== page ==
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SNAP Multiple Online Applications and Telephonic Signatures

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Policy Memos
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PDF Icon Policy memo (203.30 KB)
DATE:June 7, 2024
SUBJECT:Supplemental Nutrition Assistance Program – Multiple Online Applications and Telephonic Signatures
TO:All SNAP State Agencies
All Regions

This memorandum expands on the Online Application Policy clarification memorandum issued Feb. 15, 2024, and clarifies existing policy relative to multiple online applications for the same household and telephonic signatures.

Multiple Applications

The requirements explained in the memorandum Handling Multiple Applications Submitted by the Same Household issued Dec. 30, 2009, are still applicable. The Agricultural Act of 2014 (section 11(e)(2)(B)(iv)) and SNAP regulations at 7 CFR 273.2(b)(1)(v) require states to review each submitted application and evaluate its impact on a household’s eligibility and benefit level. Eligibility systems and program policies must comply with these requirements.

States have flexibility on how to link multiple applications in the eligibility system. States can have case workers manually review and file multiple paper applications in the case record and link them for processing. Alternatively, states can program eligibility systems to search for pending or open cases and link multiple online applications automatically. Once the eligibility system has linked the cases, states can process the application as described below:

  • Prior to Eligibility Decision: States have two options when applicants submit applications when an eligibility determination is still pending:
    • States may choose to append the additional applications to the originally submitted application. If a state chooses this option, it must append all subsequent applications to the earliest received application to preserve the original application’s filing date. The state must document the impact of any changes on eligibility and benefit level in the case file. FNS encourages states to select this option.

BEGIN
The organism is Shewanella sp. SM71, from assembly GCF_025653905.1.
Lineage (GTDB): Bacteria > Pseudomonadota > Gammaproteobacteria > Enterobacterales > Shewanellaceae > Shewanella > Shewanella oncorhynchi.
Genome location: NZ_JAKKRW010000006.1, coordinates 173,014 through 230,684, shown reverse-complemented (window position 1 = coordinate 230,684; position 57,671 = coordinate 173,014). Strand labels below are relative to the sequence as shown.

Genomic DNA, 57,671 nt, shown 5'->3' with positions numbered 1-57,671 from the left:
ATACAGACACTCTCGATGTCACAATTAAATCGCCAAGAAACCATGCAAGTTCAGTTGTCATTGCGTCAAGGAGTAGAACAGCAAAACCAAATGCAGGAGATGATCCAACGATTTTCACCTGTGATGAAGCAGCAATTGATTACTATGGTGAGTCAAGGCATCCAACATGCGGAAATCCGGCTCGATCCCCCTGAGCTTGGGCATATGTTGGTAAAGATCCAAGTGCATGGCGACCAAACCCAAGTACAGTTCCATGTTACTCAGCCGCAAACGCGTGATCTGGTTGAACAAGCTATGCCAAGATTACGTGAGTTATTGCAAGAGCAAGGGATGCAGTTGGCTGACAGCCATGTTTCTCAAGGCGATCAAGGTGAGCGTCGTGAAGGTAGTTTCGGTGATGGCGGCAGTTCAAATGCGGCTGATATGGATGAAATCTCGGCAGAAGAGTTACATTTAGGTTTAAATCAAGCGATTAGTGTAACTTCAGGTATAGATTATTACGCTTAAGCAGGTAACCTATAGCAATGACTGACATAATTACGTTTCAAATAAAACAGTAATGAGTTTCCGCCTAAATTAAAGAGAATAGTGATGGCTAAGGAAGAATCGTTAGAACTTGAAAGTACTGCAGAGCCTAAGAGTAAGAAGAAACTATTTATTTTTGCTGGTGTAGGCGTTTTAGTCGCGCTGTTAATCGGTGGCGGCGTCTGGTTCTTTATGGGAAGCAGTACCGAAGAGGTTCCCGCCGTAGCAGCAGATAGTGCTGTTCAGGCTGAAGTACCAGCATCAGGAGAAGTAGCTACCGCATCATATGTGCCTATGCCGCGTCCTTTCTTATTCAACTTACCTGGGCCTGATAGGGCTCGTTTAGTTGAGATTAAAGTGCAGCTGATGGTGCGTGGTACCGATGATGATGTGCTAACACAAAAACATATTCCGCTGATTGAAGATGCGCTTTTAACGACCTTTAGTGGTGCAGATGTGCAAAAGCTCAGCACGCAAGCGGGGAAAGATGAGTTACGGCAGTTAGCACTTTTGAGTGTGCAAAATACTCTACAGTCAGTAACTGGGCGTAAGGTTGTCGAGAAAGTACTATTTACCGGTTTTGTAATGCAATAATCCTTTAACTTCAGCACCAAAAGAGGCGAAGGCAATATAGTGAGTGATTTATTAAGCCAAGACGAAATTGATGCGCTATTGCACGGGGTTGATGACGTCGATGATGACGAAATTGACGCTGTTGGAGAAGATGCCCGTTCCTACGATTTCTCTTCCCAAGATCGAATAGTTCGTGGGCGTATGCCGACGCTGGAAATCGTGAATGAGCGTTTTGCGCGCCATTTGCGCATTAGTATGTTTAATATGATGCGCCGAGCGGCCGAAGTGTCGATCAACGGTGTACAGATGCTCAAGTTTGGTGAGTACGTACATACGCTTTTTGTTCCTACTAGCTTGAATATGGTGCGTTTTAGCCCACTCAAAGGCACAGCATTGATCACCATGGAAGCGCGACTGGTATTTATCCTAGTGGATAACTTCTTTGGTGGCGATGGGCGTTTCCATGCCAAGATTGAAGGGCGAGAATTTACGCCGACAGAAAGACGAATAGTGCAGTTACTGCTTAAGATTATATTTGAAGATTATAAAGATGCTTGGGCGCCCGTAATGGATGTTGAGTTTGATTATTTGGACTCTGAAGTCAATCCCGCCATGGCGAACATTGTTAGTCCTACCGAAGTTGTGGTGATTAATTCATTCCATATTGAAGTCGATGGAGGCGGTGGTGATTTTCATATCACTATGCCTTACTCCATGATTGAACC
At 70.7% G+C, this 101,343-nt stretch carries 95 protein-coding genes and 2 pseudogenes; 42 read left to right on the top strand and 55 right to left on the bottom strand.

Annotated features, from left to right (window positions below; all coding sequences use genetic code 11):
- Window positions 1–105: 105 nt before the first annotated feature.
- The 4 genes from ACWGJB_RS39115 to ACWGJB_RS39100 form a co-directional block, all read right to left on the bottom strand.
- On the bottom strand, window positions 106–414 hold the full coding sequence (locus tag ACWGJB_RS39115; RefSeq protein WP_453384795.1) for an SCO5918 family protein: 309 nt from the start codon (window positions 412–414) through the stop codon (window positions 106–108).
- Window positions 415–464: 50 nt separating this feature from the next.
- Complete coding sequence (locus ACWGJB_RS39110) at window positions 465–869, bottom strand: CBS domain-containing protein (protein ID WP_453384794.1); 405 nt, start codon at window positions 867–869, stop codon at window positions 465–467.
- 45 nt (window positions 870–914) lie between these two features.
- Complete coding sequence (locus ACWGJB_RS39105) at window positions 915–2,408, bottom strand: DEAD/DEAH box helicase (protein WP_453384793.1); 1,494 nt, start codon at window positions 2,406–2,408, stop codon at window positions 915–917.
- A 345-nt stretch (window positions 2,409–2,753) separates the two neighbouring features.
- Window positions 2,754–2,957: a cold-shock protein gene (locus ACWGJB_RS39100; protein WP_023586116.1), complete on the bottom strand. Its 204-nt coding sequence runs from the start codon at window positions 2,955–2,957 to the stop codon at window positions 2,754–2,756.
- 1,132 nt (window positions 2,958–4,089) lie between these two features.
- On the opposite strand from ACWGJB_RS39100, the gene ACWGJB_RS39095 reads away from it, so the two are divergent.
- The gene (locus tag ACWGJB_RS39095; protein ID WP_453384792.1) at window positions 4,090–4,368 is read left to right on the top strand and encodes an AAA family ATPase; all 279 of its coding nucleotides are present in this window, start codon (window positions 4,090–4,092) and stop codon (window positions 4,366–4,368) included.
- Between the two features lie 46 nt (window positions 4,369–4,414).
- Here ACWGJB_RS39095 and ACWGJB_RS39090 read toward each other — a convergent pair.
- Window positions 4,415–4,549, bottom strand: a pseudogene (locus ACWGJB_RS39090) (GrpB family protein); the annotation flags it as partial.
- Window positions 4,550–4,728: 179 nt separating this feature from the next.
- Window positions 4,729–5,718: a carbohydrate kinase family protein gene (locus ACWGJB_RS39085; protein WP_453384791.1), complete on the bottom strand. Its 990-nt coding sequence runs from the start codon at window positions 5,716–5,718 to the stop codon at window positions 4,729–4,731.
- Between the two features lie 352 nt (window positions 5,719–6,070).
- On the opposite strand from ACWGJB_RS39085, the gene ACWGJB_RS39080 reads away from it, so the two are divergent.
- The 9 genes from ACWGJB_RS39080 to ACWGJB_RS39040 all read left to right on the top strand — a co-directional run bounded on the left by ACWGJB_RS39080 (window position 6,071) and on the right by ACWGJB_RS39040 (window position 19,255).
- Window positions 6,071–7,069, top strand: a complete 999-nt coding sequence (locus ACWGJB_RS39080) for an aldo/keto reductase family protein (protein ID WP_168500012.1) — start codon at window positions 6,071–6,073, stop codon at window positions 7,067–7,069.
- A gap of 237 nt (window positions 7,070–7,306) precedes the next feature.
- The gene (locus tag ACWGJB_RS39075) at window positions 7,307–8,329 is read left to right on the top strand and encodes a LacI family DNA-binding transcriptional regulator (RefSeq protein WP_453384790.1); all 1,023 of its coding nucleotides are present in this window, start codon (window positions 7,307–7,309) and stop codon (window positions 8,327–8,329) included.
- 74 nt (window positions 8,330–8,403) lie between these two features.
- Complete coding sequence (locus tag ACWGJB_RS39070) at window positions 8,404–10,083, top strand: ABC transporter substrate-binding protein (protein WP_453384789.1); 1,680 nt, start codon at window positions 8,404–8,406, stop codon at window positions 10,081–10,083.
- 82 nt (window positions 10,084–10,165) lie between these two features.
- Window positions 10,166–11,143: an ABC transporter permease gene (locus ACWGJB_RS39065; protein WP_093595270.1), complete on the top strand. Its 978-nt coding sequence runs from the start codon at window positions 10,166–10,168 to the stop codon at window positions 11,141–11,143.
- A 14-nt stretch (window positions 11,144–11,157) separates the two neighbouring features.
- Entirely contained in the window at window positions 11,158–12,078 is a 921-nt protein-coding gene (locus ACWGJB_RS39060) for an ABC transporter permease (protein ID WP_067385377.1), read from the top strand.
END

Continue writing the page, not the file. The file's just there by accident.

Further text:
• States may choose to deny the additional applications; however, states should clearly explain on the denial notice that this was a procedural denial and explain the reasoning for the procedural denial in plain language. The state should explain in its notice of eligibility that the original application is still pending, and that the household’s eligibility is determined using the original application and any supplemental information received prior to the eligibility decision. Because of the potential for miscommunication, FNS does not recommend this option.
  • After Eligibility Decision: Under the provisions of 7 CFR 272.4(e), states must deny any application received after the household has been determined eligible and is actively receiving benefits. Additionally, states must review these additional applications and act on any reportable changes. If the state determined the household was ineligible on the original application, the state must act on any new application that the household submits after the date of the denial notice, provided that it contains a name, address, and signature.

States must retain any duplicate applications in the household’s case record whether submitted prior to or after an eligibility decision.

Telephonic Signatures